Kalie Staples is a psychology major with a minor in sociology. She studied abroad in Wellington, New Zealand, working at Clyde Quay Primary School as a student teacher. She worked for six weeks before traveling through New Zealand and Australia for one month.
I was fortunate and lived only a block away from Clyde Quay in a three bedroom, two bathroom flat with four other girls from America.
What effect did studying abroad have on your life?
Studying abroad gave me a whole new perspective on myself. I’ve always been independent, but when you are living in a new country suddenly you understand that you need to rely totally on yourself. Looking back its incredibly rewarding to realize that everything happened because I had the courage to push forward. I feel incredibly blessed to have had this opportunity. Many people think that they will have time to travel later in life but before you know, life will have passed you by. Not only did this help me grow personally, but as I am applying to graduate school I know that it will stand out that I have had over 200 hours of student teaching and experience working with recovery programs for at-risk students.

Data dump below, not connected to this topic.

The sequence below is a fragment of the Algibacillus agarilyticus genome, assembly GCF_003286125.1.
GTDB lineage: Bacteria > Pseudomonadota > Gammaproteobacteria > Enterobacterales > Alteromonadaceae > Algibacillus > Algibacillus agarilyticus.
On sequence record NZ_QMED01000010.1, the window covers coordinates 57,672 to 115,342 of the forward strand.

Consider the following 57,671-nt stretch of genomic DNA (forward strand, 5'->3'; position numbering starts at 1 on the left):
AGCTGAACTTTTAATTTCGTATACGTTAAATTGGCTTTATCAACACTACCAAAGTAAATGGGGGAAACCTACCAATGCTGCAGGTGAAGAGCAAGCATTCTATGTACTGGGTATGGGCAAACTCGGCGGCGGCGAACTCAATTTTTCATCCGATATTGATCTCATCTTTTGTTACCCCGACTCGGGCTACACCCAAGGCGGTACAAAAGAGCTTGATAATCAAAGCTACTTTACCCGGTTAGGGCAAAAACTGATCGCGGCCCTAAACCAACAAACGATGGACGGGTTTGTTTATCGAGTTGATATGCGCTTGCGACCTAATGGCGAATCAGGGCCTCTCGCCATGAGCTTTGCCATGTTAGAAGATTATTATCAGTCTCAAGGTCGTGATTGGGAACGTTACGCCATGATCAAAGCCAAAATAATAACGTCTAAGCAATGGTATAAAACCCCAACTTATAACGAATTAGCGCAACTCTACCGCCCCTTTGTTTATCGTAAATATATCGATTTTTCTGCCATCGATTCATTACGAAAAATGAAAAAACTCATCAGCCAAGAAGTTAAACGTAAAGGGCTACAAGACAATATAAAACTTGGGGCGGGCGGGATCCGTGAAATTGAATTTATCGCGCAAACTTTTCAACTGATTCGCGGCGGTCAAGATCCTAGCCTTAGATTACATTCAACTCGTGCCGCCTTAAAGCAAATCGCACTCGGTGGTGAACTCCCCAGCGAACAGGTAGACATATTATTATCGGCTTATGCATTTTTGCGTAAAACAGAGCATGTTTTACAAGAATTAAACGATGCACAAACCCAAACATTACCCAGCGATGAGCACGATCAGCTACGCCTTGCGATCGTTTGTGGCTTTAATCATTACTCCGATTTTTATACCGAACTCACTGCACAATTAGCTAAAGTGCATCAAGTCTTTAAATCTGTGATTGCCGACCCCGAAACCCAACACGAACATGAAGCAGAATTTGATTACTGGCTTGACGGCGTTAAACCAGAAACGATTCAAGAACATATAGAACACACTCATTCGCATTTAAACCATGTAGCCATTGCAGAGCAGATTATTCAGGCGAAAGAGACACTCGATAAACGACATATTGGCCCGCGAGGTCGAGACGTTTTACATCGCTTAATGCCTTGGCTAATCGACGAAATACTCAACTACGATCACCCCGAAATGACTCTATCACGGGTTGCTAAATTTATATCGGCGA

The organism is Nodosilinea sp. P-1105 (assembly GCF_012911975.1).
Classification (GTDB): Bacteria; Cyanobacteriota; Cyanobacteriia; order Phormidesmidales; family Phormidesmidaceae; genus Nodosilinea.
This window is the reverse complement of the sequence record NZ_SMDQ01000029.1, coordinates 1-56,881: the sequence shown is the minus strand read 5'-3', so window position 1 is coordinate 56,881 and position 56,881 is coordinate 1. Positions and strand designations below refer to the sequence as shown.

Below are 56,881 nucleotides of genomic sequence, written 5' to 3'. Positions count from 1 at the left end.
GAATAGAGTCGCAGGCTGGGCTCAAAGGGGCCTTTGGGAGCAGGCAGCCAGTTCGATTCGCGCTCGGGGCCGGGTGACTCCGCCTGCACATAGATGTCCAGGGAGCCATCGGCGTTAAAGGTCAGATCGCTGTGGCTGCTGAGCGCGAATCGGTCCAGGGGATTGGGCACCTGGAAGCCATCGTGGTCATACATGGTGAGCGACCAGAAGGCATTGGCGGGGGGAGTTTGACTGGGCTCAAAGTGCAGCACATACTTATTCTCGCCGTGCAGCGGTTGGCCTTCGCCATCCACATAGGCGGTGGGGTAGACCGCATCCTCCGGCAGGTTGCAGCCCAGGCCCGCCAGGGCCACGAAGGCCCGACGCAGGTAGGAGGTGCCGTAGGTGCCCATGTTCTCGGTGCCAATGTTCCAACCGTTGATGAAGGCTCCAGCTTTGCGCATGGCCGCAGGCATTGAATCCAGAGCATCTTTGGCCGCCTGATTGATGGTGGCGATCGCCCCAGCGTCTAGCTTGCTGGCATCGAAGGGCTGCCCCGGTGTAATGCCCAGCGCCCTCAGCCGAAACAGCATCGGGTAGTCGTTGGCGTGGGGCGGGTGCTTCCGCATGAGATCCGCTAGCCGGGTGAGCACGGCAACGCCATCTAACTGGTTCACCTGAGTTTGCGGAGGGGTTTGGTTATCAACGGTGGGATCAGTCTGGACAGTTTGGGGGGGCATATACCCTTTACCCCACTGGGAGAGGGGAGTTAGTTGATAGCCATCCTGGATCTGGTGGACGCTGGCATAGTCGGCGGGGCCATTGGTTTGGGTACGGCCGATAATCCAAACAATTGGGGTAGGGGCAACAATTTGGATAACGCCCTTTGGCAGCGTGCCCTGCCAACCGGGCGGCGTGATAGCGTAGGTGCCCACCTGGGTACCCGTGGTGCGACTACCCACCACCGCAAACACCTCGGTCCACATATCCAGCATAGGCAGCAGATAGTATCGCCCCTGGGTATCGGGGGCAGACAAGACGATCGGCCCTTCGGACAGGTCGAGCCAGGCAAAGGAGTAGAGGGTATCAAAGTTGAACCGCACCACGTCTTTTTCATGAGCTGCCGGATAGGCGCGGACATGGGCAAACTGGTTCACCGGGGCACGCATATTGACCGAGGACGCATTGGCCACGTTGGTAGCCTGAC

In what ways did you connect with a new culture?
Since I was working in a school, I was able to work in an environment with students from over eight countries. Each morning the teacher would play her guitar as the students danced and sung in Maori – it was captivating and very beautiful. It was touching because there was an autistic boy in our class but each student would take turns keeping him company or assisting him with homework. I’ve never seen such a community, especially among such young chlidren.
Describe your best memory from this experience.
My best memory was when I was backpacking up the northern island of New Zealand. One brisk morning I went bungy jumping into the Waikato River. Surprisingly, I wasn’t nervous – I was so excited. Suddenly, when I was standing at the edge I had a moment where I realized how crazy I was for doing this. I was trusting that everything would turn out in the end and had to just jump. I screamed the entire way down until I plunged into the cold and refreshing river. The fear was gone and all that was left was pure adrenaline leaving me lost in the moment. Bungy jumping was like studying abroad. I didn’t realize what I was getting into, but I conquered my fears and afterwards found myself renewed.
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